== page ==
Not long ago, big tech was splurging on flashy office space to woo talent. Money sloshed around and a hiring boom was under way. Even as the pandemic forced programmers and software engineers to work remotely, tech giants splashed out on lavish workplaces. Google has been beavering away on a sprawling complex in London with a 25-metre swimming pool and a rooftop running track, due to open in 2024, while shelling out $1bn on another building in the city. Amazon said it would add a dog-day-care facility and hiking trail at its new complex in Arlington, Virginia. In the two years to March, other tech companies across America and Canada added enough office space to fill the Empire State Building more than 20 times over.
As recession looms and businesses tighten their belts, surplus office space presents an easy target. This is especially true in tech, which is sacking workers en masse. Technology firms around the world have announced 150,000 job cuts so far this year, according to Layoffs.fyi, a jobs-data website. On December 13th Amazon delayed the start-dates for graduates who were meant to begin work in May to the end of 2023. Bad news for tech workers is also bad news for tech landlords.
Meta (which is laying off 13% of its workforce) has abandoned plans to expand in New York. So has Amazon, which has also paused construction on six new buildings in Tennessee and Washington state. Snap, which has sacked a fifth of its workers, has permanently shut its office in San Francisco. Twitter has reportedly stopped paying rent. Netflix, Lyft and Salesforce, among other downsizers, are trying to sublet unneeded property. It all adds up to a lot of empty desks. Since early 2020 office space available to sublet across America’s top 30 tech markets has more than doubled (see chart) to a record 142m square feet (13m square metres).
This puts an end to a decade-long office expansion. Since 2010 tech firms have acquired more space than any other industry, accounting for 17.5% of leasing activity in America. In 2021 a fifth of all leased office space was taken up by tech companies. Big tech signed more than a third of the largest leases by floor space last year.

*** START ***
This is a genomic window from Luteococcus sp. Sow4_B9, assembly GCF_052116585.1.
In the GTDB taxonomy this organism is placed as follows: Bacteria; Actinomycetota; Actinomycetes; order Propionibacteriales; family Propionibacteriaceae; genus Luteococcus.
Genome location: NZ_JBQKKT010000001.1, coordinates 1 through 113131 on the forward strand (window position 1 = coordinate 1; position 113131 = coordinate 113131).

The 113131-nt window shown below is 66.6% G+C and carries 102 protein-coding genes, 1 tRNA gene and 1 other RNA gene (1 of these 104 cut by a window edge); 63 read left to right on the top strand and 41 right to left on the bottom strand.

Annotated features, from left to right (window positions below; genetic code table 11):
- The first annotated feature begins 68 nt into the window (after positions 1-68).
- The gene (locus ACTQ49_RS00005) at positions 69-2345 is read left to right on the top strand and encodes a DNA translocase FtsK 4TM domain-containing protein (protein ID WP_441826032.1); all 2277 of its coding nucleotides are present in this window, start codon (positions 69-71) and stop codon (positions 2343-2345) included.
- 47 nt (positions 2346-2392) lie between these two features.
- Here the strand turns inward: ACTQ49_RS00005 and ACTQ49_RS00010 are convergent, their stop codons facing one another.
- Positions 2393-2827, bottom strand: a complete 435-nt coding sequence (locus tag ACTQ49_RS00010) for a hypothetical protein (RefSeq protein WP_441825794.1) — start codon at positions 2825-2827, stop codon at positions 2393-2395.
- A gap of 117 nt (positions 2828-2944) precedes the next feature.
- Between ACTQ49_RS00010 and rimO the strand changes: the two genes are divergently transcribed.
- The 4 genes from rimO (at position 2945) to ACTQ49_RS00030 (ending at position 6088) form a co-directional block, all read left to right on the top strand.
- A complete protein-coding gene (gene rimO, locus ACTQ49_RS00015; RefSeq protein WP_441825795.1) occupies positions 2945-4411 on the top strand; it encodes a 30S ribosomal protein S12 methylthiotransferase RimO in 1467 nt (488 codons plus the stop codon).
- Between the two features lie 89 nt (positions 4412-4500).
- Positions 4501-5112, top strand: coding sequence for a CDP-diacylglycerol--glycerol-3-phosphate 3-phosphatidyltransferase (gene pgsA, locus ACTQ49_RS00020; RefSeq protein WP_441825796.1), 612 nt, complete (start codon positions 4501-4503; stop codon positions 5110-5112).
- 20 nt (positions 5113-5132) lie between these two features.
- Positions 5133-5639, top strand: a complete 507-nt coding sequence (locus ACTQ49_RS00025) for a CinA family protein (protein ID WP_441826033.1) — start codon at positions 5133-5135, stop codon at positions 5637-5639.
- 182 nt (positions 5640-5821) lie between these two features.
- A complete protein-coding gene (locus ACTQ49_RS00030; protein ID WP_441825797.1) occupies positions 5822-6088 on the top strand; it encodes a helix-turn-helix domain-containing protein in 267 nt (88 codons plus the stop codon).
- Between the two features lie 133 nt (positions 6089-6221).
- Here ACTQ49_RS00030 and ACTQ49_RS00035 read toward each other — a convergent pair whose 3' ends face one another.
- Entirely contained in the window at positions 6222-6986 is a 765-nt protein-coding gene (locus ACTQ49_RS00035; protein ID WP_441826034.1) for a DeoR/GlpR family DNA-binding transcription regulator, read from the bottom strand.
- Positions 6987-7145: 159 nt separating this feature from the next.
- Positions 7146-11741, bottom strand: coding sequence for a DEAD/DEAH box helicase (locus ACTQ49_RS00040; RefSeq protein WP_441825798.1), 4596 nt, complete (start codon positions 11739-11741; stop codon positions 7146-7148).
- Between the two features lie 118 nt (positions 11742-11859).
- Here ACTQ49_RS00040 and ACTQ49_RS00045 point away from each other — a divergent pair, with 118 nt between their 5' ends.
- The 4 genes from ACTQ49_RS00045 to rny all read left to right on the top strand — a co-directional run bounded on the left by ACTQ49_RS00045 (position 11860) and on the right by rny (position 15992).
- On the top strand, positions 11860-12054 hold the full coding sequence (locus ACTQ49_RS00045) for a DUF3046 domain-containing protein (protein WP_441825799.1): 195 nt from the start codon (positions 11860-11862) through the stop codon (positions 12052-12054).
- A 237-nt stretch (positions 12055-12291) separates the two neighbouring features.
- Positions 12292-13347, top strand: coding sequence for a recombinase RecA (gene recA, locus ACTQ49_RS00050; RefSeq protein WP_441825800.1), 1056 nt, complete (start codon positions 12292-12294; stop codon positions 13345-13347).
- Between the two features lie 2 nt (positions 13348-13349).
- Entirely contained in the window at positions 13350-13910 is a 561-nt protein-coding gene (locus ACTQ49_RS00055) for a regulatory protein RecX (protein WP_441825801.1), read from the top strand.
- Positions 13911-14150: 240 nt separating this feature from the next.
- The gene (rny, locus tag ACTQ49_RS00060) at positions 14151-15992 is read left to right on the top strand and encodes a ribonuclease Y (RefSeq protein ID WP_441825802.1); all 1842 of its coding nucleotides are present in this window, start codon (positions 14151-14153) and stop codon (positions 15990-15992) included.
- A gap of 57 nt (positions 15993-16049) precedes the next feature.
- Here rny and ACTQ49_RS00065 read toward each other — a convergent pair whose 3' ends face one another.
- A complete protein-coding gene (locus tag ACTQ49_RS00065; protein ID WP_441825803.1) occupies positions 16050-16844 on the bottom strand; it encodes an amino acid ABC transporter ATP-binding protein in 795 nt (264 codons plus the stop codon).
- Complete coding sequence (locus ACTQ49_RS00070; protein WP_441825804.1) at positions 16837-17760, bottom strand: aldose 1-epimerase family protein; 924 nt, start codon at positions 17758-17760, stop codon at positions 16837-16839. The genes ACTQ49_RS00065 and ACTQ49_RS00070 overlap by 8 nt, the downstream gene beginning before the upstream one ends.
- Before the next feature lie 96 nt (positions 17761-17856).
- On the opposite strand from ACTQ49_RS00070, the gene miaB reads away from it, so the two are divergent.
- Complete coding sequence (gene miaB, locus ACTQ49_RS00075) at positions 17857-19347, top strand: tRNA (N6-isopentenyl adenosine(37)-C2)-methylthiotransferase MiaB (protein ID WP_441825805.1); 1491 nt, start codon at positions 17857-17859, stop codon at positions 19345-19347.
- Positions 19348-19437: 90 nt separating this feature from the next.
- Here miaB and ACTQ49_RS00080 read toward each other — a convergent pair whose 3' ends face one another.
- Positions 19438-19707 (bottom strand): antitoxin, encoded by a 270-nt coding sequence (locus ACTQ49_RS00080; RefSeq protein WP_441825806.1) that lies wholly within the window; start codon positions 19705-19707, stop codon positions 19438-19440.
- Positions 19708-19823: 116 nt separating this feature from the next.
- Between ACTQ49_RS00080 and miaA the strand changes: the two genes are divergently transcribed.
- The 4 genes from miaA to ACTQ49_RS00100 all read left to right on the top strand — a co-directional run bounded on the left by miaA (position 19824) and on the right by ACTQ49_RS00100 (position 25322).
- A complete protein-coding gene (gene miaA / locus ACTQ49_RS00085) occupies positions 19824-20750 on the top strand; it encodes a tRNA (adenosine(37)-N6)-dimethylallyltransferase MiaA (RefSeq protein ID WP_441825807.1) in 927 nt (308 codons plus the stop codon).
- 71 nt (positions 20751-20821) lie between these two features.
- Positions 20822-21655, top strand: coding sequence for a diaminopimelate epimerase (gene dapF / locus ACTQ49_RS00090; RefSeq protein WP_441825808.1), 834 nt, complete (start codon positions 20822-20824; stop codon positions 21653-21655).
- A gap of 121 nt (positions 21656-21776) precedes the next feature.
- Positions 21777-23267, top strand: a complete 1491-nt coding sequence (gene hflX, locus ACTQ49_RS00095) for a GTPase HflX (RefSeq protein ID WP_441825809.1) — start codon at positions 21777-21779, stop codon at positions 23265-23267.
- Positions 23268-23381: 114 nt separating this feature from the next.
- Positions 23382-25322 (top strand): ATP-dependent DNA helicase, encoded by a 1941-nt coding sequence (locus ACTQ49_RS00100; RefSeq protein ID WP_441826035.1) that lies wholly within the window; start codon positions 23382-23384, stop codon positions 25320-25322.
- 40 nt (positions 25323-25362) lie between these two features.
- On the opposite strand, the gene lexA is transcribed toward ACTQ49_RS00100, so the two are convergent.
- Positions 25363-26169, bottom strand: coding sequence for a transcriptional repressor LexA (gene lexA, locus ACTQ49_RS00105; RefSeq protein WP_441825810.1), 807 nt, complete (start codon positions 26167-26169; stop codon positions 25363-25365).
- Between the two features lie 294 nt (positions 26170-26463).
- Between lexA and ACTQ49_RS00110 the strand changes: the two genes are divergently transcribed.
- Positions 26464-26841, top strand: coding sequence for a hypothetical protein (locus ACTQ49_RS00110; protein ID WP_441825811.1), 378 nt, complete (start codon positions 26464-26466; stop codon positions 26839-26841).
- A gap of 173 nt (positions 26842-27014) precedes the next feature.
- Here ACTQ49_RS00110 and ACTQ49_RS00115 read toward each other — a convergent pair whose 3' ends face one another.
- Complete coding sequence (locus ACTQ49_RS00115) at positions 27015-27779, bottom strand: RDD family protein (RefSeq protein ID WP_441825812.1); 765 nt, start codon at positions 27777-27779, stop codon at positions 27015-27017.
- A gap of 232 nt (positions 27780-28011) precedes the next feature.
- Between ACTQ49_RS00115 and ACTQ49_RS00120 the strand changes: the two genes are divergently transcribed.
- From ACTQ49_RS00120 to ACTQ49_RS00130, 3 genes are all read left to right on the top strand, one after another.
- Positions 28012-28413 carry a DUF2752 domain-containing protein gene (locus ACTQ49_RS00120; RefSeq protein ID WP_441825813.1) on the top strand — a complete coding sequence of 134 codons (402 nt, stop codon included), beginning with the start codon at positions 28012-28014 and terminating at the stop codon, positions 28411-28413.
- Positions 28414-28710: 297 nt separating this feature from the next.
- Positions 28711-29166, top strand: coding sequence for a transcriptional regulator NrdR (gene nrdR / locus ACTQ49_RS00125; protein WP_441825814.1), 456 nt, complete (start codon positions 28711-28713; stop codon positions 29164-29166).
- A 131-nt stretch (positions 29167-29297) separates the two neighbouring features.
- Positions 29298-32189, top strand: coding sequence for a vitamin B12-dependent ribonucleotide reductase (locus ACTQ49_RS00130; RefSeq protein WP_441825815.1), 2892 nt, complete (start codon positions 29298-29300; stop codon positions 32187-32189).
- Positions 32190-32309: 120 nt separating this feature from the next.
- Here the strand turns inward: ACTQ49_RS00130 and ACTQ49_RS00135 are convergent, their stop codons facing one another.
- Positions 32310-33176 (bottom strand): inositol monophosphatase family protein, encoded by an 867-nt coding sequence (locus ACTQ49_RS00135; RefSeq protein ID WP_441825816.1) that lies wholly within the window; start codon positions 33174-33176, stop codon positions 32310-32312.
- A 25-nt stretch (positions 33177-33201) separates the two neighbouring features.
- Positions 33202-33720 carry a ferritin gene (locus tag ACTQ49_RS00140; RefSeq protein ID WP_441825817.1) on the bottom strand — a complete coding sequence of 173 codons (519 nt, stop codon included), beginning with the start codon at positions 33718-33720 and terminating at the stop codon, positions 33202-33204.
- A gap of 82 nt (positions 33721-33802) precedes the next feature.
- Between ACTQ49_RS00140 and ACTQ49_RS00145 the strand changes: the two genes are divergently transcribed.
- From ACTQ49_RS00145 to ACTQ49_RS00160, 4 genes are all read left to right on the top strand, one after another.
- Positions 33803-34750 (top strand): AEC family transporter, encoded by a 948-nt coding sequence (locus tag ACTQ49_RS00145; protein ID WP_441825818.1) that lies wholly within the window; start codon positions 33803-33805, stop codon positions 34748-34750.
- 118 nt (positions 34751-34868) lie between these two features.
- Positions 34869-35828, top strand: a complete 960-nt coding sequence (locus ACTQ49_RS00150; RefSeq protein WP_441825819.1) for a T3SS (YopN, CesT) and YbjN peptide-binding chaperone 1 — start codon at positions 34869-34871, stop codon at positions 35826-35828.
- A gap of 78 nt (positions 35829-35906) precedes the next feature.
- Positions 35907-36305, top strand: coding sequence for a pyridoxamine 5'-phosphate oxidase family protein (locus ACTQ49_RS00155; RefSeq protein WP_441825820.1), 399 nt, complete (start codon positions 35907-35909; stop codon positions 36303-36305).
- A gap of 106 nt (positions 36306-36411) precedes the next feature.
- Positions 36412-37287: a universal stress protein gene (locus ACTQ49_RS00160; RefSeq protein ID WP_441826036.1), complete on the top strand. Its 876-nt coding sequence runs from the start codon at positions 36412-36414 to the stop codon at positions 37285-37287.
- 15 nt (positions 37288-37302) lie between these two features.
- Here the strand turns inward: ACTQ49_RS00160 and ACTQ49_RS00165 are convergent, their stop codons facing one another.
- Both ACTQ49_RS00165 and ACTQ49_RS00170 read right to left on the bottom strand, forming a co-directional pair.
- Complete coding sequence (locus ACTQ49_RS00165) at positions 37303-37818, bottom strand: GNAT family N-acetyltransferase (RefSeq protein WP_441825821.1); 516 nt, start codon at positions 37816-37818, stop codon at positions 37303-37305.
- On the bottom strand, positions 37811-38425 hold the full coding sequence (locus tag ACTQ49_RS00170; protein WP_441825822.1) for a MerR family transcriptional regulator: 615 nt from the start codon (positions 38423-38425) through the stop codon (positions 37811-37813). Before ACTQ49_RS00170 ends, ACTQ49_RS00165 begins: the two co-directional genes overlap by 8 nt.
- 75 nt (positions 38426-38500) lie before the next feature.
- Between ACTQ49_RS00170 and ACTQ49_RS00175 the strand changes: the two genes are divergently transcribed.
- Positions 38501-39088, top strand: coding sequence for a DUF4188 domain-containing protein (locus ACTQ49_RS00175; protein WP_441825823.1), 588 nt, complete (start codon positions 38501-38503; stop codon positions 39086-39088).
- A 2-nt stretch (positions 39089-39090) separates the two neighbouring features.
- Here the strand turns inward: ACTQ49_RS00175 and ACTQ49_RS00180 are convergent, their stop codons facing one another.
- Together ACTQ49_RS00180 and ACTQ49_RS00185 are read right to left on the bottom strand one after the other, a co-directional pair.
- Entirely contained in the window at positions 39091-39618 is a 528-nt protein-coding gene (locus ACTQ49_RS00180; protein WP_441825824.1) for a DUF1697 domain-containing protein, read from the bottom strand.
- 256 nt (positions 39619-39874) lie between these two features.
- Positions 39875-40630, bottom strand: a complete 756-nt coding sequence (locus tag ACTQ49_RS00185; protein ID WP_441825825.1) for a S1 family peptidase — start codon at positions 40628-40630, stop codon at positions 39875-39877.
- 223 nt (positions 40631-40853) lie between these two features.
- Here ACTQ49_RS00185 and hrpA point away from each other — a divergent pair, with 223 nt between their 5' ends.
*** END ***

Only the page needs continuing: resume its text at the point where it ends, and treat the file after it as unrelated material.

And landlords have more to worry about more than nervy tech darlings pulling back. The spillover from a shrinking tech sector will hit the broader economy, and with it demand for offices of all kinds. An analysis of 11m American workers in 2012 by Enrico Moretti of the University of California, Berkeley, shows that for every new high-tech job in a city, two well-paid professional positions are created outside the industry. Cities where tech jobs are booming generate other professional positions at twice the national rate.
The property sector’s tech problem compounds an underlying malaise. Even as crowds have flocked to busy restaurants, concerts and other public spaces, companies are still questioning whether office life will return to something resembling the pre-pandemic normal. At the start of lockdowns, some argued that remote work would permanently reduce companies’ property needs. Others believed that office life would eventually return. More than two years on, the evidence suggests remote working is here to stay. Many office buildings in New York, San Francisco and other cities remain ghostly quiet: around one in five offices across the country is empty.
Long leases obliged firms to hold onto offices even as lockdowns emptied them. A record number of leases are now set to expire, offering a chance to trim unwanted space. In 2022, 243m square feet will have hit the market in America, equivalent to more than one in ten leased offices, according to jll, a property firm. By 2025 another 650m—more than all the office space in Manhattan—is up for renewal. Unless the economy rebounds spectacularly, and businesses sour on working from home, landlords will be stuck with too much room for comfort. ■
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